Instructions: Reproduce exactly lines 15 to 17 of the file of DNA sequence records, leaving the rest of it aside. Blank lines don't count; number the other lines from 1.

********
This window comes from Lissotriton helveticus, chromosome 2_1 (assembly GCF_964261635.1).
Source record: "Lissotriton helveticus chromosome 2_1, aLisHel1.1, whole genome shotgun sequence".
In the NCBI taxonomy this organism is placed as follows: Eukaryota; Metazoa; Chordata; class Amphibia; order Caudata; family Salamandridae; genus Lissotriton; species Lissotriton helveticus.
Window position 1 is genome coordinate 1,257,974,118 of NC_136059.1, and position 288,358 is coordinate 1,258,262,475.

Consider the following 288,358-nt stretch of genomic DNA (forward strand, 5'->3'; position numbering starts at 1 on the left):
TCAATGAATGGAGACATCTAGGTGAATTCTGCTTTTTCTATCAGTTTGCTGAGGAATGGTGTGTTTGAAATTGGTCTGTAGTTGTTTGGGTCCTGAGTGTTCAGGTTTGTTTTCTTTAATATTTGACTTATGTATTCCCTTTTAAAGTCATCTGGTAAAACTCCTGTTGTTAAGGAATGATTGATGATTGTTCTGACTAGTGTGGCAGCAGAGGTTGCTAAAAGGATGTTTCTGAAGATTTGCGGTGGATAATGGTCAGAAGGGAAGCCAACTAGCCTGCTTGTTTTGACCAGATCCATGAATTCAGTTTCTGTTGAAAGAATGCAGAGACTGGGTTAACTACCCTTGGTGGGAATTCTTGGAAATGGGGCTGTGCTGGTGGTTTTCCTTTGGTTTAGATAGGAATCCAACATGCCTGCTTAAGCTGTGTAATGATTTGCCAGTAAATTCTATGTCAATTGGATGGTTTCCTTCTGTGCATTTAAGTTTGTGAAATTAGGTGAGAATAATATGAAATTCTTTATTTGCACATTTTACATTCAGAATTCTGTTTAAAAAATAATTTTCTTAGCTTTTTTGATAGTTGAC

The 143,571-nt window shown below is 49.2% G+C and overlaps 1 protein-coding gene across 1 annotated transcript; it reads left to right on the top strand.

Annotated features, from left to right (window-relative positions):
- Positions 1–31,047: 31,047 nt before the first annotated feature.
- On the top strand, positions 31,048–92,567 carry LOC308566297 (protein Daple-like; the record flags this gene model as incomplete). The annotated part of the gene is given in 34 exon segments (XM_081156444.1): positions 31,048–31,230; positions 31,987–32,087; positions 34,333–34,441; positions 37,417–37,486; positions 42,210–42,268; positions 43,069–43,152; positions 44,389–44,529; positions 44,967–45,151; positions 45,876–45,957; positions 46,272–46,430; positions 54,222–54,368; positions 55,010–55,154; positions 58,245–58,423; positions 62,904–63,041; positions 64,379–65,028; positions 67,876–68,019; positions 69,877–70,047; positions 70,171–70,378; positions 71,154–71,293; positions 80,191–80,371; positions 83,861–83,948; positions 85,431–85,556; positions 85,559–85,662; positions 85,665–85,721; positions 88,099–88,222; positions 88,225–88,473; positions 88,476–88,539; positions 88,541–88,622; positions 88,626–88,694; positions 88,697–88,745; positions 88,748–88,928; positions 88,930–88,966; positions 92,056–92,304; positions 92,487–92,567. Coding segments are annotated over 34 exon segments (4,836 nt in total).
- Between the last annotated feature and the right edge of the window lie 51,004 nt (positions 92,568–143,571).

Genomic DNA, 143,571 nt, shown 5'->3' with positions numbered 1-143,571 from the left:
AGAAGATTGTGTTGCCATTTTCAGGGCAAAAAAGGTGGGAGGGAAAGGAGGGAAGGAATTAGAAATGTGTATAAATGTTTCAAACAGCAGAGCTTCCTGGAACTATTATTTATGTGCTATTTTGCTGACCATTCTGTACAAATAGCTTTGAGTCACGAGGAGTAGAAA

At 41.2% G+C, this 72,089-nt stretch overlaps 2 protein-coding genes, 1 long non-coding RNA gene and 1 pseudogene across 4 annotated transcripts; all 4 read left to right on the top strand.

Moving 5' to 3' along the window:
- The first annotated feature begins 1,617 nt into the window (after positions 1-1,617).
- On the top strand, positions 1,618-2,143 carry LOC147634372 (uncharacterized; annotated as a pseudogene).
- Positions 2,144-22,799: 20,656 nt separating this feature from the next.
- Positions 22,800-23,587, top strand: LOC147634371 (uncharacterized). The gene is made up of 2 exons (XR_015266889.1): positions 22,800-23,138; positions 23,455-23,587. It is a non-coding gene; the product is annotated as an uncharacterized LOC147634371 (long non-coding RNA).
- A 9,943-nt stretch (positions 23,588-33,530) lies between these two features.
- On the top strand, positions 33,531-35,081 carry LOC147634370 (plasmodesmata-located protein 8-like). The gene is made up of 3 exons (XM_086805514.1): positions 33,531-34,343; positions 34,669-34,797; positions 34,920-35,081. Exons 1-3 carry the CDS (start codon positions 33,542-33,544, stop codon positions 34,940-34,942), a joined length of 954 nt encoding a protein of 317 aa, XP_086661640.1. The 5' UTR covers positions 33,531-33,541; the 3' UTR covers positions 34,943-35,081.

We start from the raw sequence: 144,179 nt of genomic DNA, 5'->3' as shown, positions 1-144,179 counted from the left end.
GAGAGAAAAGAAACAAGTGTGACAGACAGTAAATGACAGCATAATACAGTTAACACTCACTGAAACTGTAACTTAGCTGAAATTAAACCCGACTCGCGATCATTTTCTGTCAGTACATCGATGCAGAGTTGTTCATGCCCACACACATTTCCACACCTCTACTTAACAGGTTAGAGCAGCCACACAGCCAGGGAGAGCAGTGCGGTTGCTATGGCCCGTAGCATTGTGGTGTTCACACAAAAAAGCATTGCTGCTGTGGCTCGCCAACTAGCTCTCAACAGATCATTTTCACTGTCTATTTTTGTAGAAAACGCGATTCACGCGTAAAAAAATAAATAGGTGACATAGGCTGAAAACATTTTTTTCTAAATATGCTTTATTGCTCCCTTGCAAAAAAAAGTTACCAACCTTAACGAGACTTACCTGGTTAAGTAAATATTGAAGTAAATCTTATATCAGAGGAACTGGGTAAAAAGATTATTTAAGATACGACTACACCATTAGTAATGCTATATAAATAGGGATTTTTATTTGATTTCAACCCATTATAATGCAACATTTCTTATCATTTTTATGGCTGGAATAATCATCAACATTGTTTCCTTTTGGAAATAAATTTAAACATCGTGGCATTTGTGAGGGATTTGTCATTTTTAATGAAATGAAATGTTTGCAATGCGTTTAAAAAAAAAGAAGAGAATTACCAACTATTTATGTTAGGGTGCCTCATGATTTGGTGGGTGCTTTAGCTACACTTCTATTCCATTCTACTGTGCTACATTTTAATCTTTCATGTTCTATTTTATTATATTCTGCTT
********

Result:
Moving 5' to 3' along the window:
- The first annotated feature begins 1,617 nt into the window (after positions 1-1,617).
- On the top strand, positions 1,618-2,143 carry LOC147634372 (uncharacterized; annotated as a pseudogene).